Under the Places section here is where you can customize the locations on your map. Now, right now one of my places is denoted as Victoria, but Victoria is the state in Australia that I was traveling in. This point on the map that's labeled Victoria is actually Twelve Apostles National Park. So I can change that by double-clicking where it says Victoria and typing in the replacement text. You can see that text has now been replaced on the map. Now, the map is also missing one of the towns we stopped in. There is a small town called Lorne where we came across an outdoor trampoline park and I want to make sure that that's included on the map. So I'm going to click the Add button and type in Lorne. Again, as I type, iPhoto is making suggestions of places that it knows, but Lorne doesn't show up as one of the places that iPhoto knows so let's click New Place.
This process is very similar to what I showed you in the movie on using Places. Here I can do a Google search and I'll type Lorne, Victoria, Australia. Being as specific as possible here to give Google a better chance of finding the place that I'm actually looking for. So now iPhoto is doing a Google search for that location. There it is. Lorne VIC. Now, truthfully, I only really stopped in Lorne because of the trampoline park I mentioned, so I want to be very precise about this. I am going to click Drop Pin to create a new location on this map. You can see this says New Place. I'm going to call this Lorne Trampoline Park.
Now, the pin I dropped is actually on top of the existing pin so if I just click and drag, you will see that it's right there. Now let's zoom in and find that trampoline park. This is really why I love Google Maps. Using the satellite view here, I can just drag, and I knew it was right along the beach, so right there is my trampoline park. I am going to reduce the radius of this circle here so that I can see it a little bit better. Just drag it up and place it there. Let's just zoom in a little bit more. So there is the trampoline park from my photos.
How cool is that?! So I have placed my pin right there. I can reduce that radius even more to be very precise and then click Done, and you can see that Lorne Trampoline Park is now listed here and it appears on my map. Let's zoom in on the map a little bit more to spread things out a bit. Like so. Now lastly, we have the option to show lines on our map, which lets you show the path you took on your travels. Notice with that checked we now see these arrows. Now, these arrows go in the order of our list of places. So in actuality, we went from Melbourne to Lorne to Twelve Apostles National Park. So I'm going to drag Lorne Trampoline Park up under Melbourne, and you can see that little line appears there and that changes the order of my places and that also fixes the order of my arrows. So now we go from Melbourne to Twelve Apostles National Park.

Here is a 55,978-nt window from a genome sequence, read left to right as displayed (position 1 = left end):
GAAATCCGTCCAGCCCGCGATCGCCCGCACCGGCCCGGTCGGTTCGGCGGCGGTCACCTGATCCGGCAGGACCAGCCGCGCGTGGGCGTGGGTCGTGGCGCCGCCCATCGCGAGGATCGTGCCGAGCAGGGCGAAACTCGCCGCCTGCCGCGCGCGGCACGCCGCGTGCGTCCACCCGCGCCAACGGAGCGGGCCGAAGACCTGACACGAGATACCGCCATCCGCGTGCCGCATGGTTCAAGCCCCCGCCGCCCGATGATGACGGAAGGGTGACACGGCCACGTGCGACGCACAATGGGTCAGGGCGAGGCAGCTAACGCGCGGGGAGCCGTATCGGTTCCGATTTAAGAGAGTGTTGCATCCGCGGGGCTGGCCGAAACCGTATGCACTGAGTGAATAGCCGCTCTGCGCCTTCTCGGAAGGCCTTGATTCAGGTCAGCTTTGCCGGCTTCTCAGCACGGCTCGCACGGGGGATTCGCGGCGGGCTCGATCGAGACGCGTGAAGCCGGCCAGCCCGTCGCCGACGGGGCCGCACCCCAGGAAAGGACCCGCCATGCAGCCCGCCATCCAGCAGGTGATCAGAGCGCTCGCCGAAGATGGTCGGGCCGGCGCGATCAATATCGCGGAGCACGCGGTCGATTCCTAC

So now I have got this great looking map in my photo book showing the places I visited and the path I followed to get to those places. Now, one word of warning. If you do need to add your own custom places to your map, like I did here, make sure that you have decided on your map layout before doing all that work. Because if you change your mind about the layout afterwards-- for instance, if I went to Map and then decided I wanted to have some text here, watch what happens. Notice that the layout now defaults back to the original places we first saw. So right now I only see Melbourne and Victoria here again.
Now, the way to prevent this from happening is to first make sure that all of the photos that you intend to place in your album have the proper location information already in them before you create your photo book. Now, if you need a refresher on how to do that, make sure you go back and watch the movie on Places. But there you have the new travel map feature in iPhoto '09. It's an incredibly easy way to add great looking custom maps to your photo books.
There are currently no FAQs about iLife '09 New Features.
Access exercise files from a button right under the course name.
Search within course videos and transcripts, and jump right to the results.
Remove icons showing you already watched videos if you want to start over.
Make the video wide, narrow, full-screen, or pop the player out of the page into its own window.
Click on text in the transcript to jump to that spot in the video. As the video plays, the relevant spot in the transcript will be highlighted.